Through the Rhinoceros and Tiger Conservation Fund, we provide financial and technical support to projects that deliver measurable conservation results for African and Asian rhinoceros, and tiger populations in Asia. Pursuing an evidence-based approach, we publish strategic geographical and thematic priorities and application guidelines in a Notice of Funding Opportunity. All proposals go through a rigorous and competitive evaluation process. Once project support is confirmed, we engage in a partnership with the grantee, providing technical support as needed, communicating on a regular basis, and playing an active role in monitoring and evaluating the project's success. This helps ensure that our limited funding is effective and enables us to improve the impact of the Rhinoceros and Tiger Conservation Fund through adaptive management.
The U.S. Fish and Wildlife Service’s mission is to work with others to conserve, protect and enhance fish, wildlife and plants and their habitats for the continuing benefit of the American people. The International Affairs Program delivers on this mission through its financial assistance programs by supporting strategic projects that deliver measurable conservation results for priority species and their habitats around the world. In response to the decline of rhinoceros populations in Africa and Asia, and tiger populations in Asia, the U.S. Government enacted the Rhinoceros and Tiger Conservation Act in 1994. The Act provides for the conservation and protection of rhinoceros and tigers by supporting conservation programs in countries within their ranges and the projects of persons and organizations with demonstrated expertise in rhinoceros or tiger conservation. We work closely with national governments, U.S. agencies, and a range of other partners to ensure a strategic, results-based approach to rhinoceros and tiger conservation in Africa and Asia.
Rhinoceros and Tiger Conservation Fund Requirements
In Africa, the Service prioritizes site-based conservation of populations of critically endangered rhinoceros species that are classified as Key 1, Key 2, and Other Populations by the IUCN African Rhinoceros Specialist Group. Funding decisions consider the significance of the particular population to the survival of the species.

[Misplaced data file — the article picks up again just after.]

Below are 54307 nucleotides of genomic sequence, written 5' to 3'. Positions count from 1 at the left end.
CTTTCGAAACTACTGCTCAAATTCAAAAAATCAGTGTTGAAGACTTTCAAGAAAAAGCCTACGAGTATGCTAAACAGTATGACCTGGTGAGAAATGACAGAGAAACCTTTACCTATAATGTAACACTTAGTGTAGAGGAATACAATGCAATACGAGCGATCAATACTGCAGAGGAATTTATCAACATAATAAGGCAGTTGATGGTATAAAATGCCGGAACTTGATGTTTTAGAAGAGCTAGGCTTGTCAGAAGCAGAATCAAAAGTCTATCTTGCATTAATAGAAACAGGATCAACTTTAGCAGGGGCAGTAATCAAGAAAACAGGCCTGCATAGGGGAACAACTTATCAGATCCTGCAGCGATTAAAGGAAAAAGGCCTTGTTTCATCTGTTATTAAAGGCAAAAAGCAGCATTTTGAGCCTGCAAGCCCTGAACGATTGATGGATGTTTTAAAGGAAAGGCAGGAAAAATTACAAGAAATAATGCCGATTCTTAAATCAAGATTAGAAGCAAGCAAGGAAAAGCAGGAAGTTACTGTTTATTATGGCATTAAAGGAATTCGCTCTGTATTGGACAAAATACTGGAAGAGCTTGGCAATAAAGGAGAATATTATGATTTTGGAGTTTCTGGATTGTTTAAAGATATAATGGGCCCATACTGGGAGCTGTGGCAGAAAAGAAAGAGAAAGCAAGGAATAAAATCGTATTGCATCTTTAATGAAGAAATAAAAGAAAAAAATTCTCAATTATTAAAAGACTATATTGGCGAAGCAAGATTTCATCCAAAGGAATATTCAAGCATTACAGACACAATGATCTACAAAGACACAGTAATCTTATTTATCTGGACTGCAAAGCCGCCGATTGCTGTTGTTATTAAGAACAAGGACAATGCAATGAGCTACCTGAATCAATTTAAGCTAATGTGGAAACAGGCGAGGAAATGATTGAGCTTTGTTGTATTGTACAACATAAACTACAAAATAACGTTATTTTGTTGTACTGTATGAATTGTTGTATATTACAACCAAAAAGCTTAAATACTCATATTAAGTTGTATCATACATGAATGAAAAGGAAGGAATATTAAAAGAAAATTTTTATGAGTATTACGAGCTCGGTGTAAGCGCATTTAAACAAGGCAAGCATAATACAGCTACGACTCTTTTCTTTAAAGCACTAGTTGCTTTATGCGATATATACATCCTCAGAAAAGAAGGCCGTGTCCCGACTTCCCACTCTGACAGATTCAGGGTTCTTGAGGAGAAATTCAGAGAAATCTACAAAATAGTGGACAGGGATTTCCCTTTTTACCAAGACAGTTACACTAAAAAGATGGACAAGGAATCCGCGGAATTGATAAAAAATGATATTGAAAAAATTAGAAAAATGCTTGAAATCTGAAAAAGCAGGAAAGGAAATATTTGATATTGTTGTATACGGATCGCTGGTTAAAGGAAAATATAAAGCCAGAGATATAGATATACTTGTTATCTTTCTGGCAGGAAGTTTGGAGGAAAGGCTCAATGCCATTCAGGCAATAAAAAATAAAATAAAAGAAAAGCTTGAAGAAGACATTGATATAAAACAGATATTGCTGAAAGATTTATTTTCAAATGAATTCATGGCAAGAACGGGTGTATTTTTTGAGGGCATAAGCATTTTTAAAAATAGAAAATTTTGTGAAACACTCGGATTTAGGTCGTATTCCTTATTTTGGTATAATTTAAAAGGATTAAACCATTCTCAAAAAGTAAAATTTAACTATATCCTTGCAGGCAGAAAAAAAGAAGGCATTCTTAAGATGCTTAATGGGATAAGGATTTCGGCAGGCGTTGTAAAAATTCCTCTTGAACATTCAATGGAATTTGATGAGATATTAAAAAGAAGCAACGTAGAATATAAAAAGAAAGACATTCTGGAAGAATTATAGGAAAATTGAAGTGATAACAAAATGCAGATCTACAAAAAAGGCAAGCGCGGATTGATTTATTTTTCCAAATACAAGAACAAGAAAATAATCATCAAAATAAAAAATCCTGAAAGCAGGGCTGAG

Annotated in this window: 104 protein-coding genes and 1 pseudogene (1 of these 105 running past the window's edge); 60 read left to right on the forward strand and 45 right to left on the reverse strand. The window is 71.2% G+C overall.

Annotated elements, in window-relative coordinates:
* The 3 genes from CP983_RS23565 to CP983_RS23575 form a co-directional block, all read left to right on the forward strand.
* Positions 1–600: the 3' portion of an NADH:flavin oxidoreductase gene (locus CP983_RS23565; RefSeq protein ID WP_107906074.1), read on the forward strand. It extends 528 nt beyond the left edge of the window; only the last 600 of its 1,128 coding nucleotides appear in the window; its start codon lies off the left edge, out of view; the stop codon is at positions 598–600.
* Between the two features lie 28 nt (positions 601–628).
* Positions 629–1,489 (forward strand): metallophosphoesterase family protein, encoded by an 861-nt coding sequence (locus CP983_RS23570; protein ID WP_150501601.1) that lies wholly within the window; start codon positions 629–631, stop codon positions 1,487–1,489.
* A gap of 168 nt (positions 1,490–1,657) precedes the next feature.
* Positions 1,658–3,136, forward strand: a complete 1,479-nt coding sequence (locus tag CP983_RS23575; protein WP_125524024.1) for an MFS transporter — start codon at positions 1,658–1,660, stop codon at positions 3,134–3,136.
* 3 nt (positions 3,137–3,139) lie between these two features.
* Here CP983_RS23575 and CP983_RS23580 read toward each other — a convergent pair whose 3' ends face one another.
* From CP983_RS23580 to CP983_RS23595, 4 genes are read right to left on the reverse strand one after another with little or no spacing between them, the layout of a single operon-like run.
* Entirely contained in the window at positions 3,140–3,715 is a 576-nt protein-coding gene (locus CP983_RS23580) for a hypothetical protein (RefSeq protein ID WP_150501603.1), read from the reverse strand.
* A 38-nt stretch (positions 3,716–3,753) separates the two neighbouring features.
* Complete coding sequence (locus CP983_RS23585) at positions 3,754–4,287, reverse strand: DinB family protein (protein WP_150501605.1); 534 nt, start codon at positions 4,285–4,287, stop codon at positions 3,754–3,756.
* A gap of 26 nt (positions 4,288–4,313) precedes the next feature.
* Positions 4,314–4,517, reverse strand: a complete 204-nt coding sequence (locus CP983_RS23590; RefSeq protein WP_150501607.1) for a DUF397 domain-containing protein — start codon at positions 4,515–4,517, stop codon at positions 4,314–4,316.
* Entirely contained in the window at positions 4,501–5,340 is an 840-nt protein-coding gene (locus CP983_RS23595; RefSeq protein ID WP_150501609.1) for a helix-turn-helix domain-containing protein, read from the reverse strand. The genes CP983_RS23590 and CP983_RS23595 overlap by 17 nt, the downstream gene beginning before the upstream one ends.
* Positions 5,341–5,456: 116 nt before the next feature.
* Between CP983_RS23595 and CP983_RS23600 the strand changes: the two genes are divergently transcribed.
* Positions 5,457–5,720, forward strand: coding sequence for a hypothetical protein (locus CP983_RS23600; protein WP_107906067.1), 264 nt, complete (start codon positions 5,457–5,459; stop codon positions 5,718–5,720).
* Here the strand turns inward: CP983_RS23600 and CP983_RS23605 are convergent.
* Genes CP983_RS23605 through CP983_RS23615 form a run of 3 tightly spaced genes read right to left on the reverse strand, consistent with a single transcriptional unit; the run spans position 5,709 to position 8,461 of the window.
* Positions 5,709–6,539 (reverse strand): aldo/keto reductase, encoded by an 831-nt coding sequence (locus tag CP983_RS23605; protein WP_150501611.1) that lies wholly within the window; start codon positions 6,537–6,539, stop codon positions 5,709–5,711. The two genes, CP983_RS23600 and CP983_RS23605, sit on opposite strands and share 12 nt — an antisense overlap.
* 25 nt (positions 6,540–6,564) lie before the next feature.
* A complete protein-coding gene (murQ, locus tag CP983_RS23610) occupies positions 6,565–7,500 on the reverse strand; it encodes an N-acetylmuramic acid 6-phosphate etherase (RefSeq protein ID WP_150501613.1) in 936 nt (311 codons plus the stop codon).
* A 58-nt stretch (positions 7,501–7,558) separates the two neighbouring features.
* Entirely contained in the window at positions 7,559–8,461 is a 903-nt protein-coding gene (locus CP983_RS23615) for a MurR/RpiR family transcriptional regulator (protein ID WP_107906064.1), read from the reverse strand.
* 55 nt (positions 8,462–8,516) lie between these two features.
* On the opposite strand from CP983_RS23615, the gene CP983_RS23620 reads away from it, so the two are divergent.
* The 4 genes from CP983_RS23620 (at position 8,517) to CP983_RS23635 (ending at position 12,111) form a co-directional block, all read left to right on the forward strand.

Priority projects work within rhinoceros range, or if outside of the range, demonstrate clear relevance to rhinoceros field conservation actions. Projects must identify immediate threats to rhinoceros survival and support direct conservation activities to eliminate or reduce those threats. Biological management of rhinoceros populations is considered. Proposed projects should also demonstrate how they address regional and/or national rhinoceros management plans.
This funding opportunity supports multi-year awards for organizations supporting field conservation at one or more sites of Key 1, Key 2 and important populations. Awards range in three- to five-years of duration with a range of $50,000 to $100,000 USD/per year for each site. If an organization plans to submit for multiple sites, they are encouraged to include them in one proposal.
The Rhinoceros and Tiger Conservation Fund supports projects that promote conservation through:
Support of protected area/reserve management and law enforcement in important rhinoceros and tiger ranges;
Enhanced protection of the most at-risk rhinoceros and tiger populations;
Habitat conservation, restoration, and management;
Strengthening local capacity and enhancing community engagement to implement conservation programs that enhance conservation stewardship;
Efforts to decrease human-rhinoceros and human-tiger conflicts;
Applied research on rhinoceros and tiger populations and their habitats, including surveys and monitoring;
Compliance with applicable treaties (such as the Convention on International Trade in Endangered Species of Wild Fauna and Flora [CITES]) and laws that regulate the taking or trade of rhinoceroses and tigers or regulate the use and management of their habitat;
Reducing demand for illegal rhinoceros and tiger parts, products, and live animals in consumer countries;
Combating trafficking of rhinoceros and tiger parts, products, and live animals;
Reintroduction of rhinoceros to former ranges; and,
Trans-frontier tiger conservation.
Proposed project work should occur within the rhinoceros or tiger range or, if work is to be conducted outside of the range, the proposal should show clear relevance to rhinoceros or tiger conservation. If the project includes research, the applicant must provide a convincing argument that the research addresses priority threats and that the results are likely to inform management actions.
Applicants can be individuals; multi-national secretariats; foreign national and local government agencies; non-profit, non-governmental organizations; for-profit organizations; public and private institutions of higher education; U.S. territorial governments; and Tribes and Tribal organizations.
States and Territories must submit applications through Grantsolutions.gov. Detailed guidance on how to prepare applications is provided in the Notice of Funding Opportunity (NOFO), which is available online at Grants.gov and Grantsolutions.gov. The NOFO should be read carefully to ensure that applications meet all eligibility requirements and are complete upon submission.